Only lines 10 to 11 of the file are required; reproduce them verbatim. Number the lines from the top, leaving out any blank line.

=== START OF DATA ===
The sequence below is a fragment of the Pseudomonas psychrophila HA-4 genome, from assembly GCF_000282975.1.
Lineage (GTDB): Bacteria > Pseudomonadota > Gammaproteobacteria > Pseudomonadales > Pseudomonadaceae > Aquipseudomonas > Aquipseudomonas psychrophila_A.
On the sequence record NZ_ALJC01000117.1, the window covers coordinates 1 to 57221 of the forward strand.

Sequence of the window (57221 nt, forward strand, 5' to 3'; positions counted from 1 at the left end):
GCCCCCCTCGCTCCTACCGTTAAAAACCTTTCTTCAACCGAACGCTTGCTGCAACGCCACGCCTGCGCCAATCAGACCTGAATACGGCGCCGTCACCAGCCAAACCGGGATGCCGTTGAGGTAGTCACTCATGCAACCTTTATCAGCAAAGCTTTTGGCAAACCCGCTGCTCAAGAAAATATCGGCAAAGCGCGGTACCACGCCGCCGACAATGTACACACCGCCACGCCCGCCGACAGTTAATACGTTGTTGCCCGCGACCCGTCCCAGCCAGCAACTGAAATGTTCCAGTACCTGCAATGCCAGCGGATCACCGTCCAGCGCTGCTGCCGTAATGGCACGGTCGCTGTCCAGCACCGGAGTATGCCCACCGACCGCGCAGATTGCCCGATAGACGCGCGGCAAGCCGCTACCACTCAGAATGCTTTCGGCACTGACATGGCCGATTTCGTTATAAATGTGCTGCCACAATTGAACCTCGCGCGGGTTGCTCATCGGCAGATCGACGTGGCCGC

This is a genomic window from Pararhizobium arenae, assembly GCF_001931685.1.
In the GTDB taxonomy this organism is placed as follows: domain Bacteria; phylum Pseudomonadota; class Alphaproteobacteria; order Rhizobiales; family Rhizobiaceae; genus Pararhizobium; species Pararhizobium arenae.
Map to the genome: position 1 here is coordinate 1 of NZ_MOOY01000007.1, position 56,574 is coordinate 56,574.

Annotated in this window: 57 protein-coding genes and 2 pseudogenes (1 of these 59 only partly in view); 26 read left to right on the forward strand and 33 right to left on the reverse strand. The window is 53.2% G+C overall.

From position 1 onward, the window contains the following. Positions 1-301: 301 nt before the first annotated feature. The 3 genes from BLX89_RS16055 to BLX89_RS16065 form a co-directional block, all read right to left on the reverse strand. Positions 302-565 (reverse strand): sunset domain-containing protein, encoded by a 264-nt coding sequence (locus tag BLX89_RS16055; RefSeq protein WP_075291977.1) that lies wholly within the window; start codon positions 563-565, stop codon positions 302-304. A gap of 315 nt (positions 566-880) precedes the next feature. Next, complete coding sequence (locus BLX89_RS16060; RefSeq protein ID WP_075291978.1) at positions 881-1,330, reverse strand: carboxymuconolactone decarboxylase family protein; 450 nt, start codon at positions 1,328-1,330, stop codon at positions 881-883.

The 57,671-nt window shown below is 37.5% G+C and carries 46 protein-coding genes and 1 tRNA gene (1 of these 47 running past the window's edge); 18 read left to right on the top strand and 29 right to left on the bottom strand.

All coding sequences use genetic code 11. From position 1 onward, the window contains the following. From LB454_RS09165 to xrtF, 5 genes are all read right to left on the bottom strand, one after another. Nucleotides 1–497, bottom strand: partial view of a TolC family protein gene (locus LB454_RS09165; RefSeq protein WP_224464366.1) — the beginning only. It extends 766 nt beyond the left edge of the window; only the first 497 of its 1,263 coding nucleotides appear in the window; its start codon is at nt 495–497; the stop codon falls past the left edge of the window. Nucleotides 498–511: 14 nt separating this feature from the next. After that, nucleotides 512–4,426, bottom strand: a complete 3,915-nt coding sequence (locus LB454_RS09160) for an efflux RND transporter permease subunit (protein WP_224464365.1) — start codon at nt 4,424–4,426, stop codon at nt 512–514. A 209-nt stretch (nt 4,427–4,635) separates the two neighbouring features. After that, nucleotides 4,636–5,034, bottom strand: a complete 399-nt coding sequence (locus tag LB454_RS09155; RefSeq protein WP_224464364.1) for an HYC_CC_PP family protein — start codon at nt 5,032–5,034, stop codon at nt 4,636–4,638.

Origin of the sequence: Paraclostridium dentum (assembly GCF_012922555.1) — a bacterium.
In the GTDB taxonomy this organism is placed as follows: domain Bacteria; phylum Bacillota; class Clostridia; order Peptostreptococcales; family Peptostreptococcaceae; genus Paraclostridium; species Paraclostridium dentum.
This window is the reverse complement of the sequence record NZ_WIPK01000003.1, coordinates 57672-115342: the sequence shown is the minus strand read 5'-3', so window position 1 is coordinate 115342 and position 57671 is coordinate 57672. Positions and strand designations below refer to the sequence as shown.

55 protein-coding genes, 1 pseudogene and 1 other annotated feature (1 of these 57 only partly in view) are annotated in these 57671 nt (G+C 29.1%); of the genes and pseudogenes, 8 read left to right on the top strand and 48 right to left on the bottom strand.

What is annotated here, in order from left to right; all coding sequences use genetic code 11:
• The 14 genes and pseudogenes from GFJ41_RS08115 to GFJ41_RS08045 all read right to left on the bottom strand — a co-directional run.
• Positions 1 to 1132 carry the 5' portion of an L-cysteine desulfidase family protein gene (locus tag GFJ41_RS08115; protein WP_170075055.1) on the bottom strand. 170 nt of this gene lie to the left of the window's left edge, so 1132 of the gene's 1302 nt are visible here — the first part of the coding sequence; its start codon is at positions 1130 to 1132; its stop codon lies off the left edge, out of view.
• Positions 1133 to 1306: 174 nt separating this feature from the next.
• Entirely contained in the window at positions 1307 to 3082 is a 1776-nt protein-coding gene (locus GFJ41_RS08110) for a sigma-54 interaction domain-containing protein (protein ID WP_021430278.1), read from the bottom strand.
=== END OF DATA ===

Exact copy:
From position 1 onward, the window contains the following. Positions 1-301: 301 nt before the first annotated feature. The 3 genes from BLX89_RS16055 to BLX89_RS16065 form a co-directional block, all read right to left on the reverse strand. Positions 302-565 (reverse strand): sunset domain-containing protein, encoded by a 264-nt coding sequence (locus tag BLX89_RS16055; RefSeq protein WP_075291977.1) that lies wholly within the window; start codon positions 563-565, stop codon positions 302-304. A gap of 315 nt (positions 566-880) precedes the next feature. Next, complete coding sequence (locus BLX89_RS16060; RefSeq protein ID WP_075291978.1) at positions 881-1,330, reverse strand: carboxymuconolactone decarboxylase family protein; 450 nt, start codon at positions 1,328-1,330, stop codon at positions 881-883.

The 57,671-nt window shown below is 37.5% G+C and carries 46 protein-coding genes and 1 tRNA gene (1 of these 47 running past the window's edge); 18 read left to right on the top strand and 29 right to left on the bottom strand.